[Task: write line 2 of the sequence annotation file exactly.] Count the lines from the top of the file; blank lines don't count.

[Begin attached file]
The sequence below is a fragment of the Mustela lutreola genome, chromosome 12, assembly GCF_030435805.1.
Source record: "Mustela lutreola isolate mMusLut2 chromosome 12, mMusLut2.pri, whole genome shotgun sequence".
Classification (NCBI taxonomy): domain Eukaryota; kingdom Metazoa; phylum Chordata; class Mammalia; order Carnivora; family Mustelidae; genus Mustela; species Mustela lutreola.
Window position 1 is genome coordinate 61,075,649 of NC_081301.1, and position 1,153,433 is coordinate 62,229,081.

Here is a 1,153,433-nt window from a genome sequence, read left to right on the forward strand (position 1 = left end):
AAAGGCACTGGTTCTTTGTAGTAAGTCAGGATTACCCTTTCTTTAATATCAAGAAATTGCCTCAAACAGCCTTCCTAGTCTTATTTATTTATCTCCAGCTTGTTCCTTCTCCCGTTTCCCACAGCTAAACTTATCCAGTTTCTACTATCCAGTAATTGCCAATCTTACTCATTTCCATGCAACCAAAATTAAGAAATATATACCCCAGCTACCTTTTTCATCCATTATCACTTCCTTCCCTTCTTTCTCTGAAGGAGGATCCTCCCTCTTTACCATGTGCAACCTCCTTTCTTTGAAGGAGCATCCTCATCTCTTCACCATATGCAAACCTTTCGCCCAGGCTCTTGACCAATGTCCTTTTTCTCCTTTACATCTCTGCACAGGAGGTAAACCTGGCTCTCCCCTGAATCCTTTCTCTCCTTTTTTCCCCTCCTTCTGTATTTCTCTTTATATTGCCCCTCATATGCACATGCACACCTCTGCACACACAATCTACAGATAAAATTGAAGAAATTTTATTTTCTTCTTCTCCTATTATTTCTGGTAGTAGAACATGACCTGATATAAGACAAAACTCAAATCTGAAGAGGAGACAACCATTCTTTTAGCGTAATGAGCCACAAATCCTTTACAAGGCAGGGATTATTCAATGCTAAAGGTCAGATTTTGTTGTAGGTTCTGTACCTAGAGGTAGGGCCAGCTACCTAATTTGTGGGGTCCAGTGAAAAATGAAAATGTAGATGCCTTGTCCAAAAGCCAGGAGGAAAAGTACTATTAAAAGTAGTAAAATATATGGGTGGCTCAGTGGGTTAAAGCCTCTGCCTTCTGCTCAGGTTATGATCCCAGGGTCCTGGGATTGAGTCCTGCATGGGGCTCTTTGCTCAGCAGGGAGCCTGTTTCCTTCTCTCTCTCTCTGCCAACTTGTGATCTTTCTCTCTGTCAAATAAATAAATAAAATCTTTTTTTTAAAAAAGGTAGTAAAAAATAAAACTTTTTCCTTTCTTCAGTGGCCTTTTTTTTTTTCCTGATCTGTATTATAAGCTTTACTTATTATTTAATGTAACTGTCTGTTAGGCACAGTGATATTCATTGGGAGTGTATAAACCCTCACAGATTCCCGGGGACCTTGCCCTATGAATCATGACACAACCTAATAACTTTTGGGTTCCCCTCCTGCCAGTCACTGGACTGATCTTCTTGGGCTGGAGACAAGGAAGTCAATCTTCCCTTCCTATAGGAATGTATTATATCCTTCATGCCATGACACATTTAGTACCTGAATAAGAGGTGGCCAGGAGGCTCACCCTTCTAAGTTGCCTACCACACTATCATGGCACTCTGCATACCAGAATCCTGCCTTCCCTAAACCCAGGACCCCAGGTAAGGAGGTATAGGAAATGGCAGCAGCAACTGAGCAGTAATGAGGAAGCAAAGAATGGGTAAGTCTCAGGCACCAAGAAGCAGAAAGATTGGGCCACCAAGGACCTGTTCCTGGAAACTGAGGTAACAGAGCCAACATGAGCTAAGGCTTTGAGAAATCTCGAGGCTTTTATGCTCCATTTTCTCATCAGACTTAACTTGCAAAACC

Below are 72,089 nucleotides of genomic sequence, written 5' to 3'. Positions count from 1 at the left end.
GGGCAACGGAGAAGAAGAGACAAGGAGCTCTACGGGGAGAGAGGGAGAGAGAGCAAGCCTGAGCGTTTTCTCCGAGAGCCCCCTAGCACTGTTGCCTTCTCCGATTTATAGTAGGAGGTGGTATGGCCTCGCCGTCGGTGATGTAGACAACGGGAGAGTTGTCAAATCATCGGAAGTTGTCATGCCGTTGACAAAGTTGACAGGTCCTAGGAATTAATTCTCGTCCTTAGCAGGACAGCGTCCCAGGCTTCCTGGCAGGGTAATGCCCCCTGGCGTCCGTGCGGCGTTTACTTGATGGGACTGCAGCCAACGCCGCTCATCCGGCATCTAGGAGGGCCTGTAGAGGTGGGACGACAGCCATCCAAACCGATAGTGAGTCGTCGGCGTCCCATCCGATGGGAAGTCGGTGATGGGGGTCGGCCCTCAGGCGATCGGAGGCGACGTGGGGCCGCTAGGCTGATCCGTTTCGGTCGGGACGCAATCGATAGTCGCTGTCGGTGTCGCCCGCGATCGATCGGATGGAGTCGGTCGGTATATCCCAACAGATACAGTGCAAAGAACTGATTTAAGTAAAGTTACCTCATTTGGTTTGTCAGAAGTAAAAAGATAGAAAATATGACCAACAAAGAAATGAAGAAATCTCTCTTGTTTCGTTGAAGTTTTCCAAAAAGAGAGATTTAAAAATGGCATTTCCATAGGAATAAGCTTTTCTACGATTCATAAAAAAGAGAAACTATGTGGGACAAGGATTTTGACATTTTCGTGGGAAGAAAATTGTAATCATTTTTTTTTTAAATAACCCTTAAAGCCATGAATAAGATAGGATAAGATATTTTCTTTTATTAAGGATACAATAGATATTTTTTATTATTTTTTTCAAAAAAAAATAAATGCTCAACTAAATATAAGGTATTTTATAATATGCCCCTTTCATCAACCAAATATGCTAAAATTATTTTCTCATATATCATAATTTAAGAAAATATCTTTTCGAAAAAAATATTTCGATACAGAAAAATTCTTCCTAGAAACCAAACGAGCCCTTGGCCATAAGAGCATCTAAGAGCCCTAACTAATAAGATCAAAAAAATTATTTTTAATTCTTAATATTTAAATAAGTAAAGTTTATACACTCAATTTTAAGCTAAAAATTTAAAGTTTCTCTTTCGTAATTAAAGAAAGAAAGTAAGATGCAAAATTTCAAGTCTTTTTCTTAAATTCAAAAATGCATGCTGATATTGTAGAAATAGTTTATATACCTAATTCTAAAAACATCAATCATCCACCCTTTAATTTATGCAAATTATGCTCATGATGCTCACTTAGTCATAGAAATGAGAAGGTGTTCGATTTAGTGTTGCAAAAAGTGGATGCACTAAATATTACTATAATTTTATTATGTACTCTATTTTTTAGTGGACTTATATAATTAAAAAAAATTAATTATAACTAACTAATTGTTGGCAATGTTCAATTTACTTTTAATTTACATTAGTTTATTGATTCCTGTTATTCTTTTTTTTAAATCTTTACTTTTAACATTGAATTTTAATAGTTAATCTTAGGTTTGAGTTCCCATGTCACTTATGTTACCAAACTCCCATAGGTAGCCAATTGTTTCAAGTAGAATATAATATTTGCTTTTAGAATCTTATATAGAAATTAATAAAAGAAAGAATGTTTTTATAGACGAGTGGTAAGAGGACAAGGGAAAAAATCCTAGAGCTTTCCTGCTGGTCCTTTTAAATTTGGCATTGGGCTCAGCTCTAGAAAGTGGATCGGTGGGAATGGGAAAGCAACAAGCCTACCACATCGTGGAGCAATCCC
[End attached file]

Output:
Source record: "Mustela lutreola isolate mMusLut2 chromosome 12, mMusLut2.pri, whole genome shotgun sequence".